This article comes from The Askov American, printed October 17, 1918.
Please be aware that the article describes the incidents surrounding the death of one of the victims of the fire, and so may be disturbing to some people. If you are sensitive to this kind of story, please stop after the second section and scroll down to the bottom to continue.
PINE COUNTY ALSO IN GREAT FOREST FIRE
Loss of Life in Entire District is Over 1,000 --- Property Damage Runs Into Millions --- The City of Cloquet Laid
in Ruins --- Many Farm Homes Burned in Pine County
The greatest fire in the history of Minnesota has swept the northeastern part of the state the past few
days. The Hinckley fire of 24 years ago - still fresh in the memory of old settlers - was small compared to
this, and the terrible tornado at Tyler of only a few weeks ago is entirely outshadowed, both as to the loss
of human life and property damage.
The fire commenced Saturday, Oct. 12th - a day which will go down in the history of Minnesota. With a
gale of 60 miles an hour the fire had a splendid opportunity to spread. It appears that the fire originated at
Taft, a small village 20 miles north of Duluth, but there were also loca fires thruout the district which soon
developed with the strong wind. The greater part of the damage was done Saturday night when about a
dozen villages were laid in ruins, chief among which were Cloquet and Moose Lake. Cloquet, a city of 9,000
inhabitants was burned to the ground but only a few lives lost. The inhabitants were moved to Duluth on
four special trains, box cars, coal cars, flat cars and anything available being used. But poor Moose Lake -
that is where the greatest suffering occured. The people there did not get away and the result is that about
500 lives were lost in and around that village, as well as the entire vicinity being laid in ruins.
The total number of dead in the forest fire district will be more than 1,000. Reports from Adjutant General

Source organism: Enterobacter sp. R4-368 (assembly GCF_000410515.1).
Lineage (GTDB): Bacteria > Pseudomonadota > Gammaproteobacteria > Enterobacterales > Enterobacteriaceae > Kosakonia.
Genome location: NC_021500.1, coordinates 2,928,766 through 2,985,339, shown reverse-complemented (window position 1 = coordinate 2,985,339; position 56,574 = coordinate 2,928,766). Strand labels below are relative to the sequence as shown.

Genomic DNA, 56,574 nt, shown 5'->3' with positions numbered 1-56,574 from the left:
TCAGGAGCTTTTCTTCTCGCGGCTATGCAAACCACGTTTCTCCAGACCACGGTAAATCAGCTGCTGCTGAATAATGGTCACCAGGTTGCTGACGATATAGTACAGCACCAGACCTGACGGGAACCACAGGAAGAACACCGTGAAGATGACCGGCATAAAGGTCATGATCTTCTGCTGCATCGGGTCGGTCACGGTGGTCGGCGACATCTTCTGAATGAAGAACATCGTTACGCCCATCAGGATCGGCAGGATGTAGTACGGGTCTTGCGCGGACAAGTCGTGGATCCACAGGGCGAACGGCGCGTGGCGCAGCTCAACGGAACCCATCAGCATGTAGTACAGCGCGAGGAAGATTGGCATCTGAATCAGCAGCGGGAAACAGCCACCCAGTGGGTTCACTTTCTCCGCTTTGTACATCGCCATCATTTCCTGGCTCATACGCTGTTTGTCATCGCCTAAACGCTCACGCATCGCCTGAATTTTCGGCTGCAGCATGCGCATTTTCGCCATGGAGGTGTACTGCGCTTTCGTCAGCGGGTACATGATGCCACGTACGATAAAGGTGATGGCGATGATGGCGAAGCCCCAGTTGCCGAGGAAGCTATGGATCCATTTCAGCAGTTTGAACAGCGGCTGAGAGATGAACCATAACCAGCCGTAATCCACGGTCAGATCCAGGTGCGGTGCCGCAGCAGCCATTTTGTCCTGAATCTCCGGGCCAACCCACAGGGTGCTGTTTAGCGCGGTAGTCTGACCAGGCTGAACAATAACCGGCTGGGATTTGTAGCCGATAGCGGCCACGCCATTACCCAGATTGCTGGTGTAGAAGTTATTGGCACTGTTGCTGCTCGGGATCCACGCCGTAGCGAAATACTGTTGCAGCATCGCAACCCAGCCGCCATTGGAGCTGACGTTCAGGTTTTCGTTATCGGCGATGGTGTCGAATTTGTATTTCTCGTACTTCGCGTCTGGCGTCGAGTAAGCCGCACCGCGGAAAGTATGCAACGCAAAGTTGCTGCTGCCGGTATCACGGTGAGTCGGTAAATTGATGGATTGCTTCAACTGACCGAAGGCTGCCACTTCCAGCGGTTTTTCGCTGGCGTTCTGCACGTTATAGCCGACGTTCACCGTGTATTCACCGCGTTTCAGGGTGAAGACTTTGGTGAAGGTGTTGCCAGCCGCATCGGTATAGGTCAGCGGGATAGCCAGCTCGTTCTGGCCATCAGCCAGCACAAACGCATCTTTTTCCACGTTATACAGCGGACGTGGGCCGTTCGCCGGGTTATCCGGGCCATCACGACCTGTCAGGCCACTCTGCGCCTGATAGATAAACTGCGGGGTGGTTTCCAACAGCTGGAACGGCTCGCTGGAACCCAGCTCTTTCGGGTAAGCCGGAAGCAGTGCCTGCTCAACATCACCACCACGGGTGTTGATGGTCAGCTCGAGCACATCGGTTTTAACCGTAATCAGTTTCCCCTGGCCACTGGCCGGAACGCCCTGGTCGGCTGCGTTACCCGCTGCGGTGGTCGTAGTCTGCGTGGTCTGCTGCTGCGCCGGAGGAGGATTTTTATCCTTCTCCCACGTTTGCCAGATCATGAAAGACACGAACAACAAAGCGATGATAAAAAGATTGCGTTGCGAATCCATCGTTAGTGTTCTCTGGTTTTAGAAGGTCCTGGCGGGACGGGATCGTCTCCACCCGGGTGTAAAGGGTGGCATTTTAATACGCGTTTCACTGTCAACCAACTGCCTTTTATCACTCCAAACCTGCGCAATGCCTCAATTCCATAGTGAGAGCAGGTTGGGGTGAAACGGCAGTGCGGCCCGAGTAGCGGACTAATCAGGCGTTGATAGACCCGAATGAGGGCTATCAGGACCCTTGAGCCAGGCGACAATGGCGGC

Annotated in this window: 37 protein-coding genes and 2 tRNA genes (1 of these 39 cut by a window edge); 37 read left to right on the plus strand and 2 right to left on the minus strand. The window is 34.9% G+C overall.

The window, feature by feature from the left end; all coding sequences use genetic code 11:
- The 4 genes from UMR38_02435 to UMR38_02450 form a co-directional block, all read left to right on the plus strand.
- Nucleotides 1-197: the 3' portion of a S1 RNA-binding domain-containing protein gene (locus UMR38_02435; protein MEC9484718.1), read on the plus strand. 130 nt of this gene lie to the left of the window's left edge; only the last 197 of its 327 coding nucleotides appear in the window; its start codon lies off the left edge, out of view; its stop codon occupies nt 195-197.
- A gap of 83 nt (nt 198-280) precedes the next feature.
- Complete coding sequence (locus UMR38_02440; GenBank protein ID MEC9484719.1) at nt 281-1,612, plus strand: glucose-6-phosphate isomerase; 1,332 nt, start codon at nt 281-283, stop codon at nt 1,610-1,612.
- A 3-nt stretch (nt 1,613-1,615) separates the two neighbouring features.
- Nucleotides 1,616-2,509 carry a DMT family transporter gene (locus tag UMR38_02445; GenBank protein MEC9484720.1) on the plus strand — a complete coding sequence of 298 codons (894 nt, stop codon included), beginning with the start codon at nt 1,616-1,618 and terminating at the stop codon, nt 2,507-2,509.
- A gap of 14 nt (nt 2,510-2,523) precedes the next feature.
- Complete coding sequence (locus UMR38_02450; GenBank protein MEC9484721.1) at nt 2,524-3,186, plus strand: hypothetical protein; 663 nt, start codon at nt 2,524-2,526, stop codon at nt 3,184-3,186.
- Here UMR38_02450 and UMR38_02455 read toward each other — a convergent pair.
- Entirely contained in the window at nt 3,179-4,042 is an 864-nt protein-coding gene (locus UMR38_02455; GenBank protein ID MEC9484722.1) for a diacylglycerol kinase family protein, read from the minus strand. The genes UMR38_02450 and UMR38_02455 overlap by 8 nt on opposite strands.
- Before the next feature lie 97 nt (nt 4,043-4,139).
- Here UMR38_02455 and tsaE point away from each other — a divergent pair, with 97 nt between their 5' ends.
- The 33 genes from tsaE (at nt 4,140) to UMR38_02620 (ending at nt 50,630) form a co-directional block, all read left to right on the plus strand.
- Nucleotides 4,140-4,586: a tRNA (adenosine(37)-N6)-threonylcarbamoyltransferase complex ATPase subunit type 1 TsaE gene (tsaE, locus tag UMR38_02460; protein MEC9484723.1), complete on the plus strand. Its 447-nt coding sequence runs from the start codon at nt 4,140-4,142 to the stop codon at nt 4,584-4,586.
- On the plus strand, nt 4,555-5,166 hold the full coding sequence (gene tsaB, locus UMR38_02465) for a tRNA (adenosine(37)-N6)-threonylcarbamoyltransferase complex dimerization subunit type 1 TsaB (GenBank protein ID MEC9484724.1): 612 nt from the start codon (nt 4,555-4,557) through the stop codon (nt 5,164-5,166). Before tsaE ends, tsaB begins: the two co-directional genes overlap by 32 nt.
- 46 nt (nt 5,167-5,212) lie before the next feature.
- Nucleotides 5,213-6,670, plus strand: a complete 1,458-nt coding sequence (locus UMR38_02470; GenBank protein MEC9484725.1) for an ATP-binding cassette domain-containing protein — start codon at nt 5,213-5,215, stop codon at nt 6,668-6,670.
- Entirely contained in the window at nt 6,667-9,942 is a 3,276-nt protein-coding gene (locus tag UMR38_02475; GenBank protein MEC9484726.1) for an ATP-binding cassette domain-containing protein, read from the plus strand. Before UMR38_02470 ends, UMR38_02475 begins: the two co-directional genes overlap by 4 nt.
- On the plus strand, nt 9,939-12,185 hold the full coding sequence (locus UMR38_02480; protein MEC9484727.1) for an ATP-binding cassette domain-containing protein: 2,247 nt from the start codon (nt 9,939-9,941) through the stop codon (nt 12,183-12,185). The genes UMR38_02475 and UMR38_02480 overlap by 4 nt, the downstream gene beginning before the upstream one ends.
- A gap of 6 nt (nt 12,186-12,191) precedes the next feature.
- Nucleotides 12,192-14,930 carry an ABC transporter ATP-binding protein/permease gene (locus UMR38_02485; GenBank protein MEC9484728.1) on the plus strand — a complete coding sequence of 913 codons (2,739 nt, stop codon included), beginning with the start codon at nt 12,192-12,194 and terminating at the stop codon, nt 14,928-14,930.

W.F. Rhinow show that 800 bodies have been recovered or located in the woods. Of these 500 are in the
Moose Lake district, 200 in the Duluth district and 100 at Cloquet.
Pine County's Loss.
Altho Pine County is indeed fortunate compared to northern neighboring counties, there was one life lost
- at Bruno - and the property damage here will run up into several hundred thousand dollars. The center of
Pine County - a line from Askov to Cloverton is the southern boundary of the great fire and south of this line
there is no damage done.
Kerrick is the only village in Pine County visited by the fire where several residences on the west side
of the track were burned.
One Fire Victim at Bruno.
Mrs. Ray Fairchild living five miles east of Bruno, was burned to death in her home, her body being
charred. Mr. Fairchild had been fighting fire near their home when all of a sudden the flames burst forth and
everything was on fire. A hay stack near the house was one mass of flames. This was blown onto the house
and Mr. Fairchild immediately ran to save his wife and four year old son. They took some water soaked
blankets and made for the door. In attempting to open the door Mrs. Fairchild pulled out the knob and the
only other place of exit was a window. Mr. Fairchild pulled a bed over to a window and with the child in
hisarms jumped thru and ran. Upon discovering that his wife did not follow he turned back but could do
nothing as the house was then one mass of flames.
Ran Thru Fire.
With the child in his arms, Mr. Fairchild ran 1 1/4 miles to the Sandy Douglas place. Finding nobody at
home he tried to kick open the door, intending to get in and telephone for help. But he was too weak to do
this and fell in his attempt to do so. He then took a drink out of the water trough and with the child in his
arms hurried on to the next farm home. Geo. L. Bristol, a half mile distant, where the folks were home
and help was immediately summoned.
It is believed that of the 1 3/4 miles Mr. Fairchild ran, 3/4 of a mile was thru smoke and flames. His eyes
were entirely swelled shut from the heat and for the balance of the distance he could not see. Several times
he rolled on the ground with the child in order to put out the flames on their clothing. When they arrived at
the Bristol home everything but about half of his undershirt was burned off Mr. Fairchild. Both he and the child
will recover, altho Mr. Fairchild was dangerously ill, his face being terribly swollen. His eye sight however was
not affected. The child was not burned as badly, it being protected by its father. Mrs. Fairchild, as above
mentioned, lost her life in their home.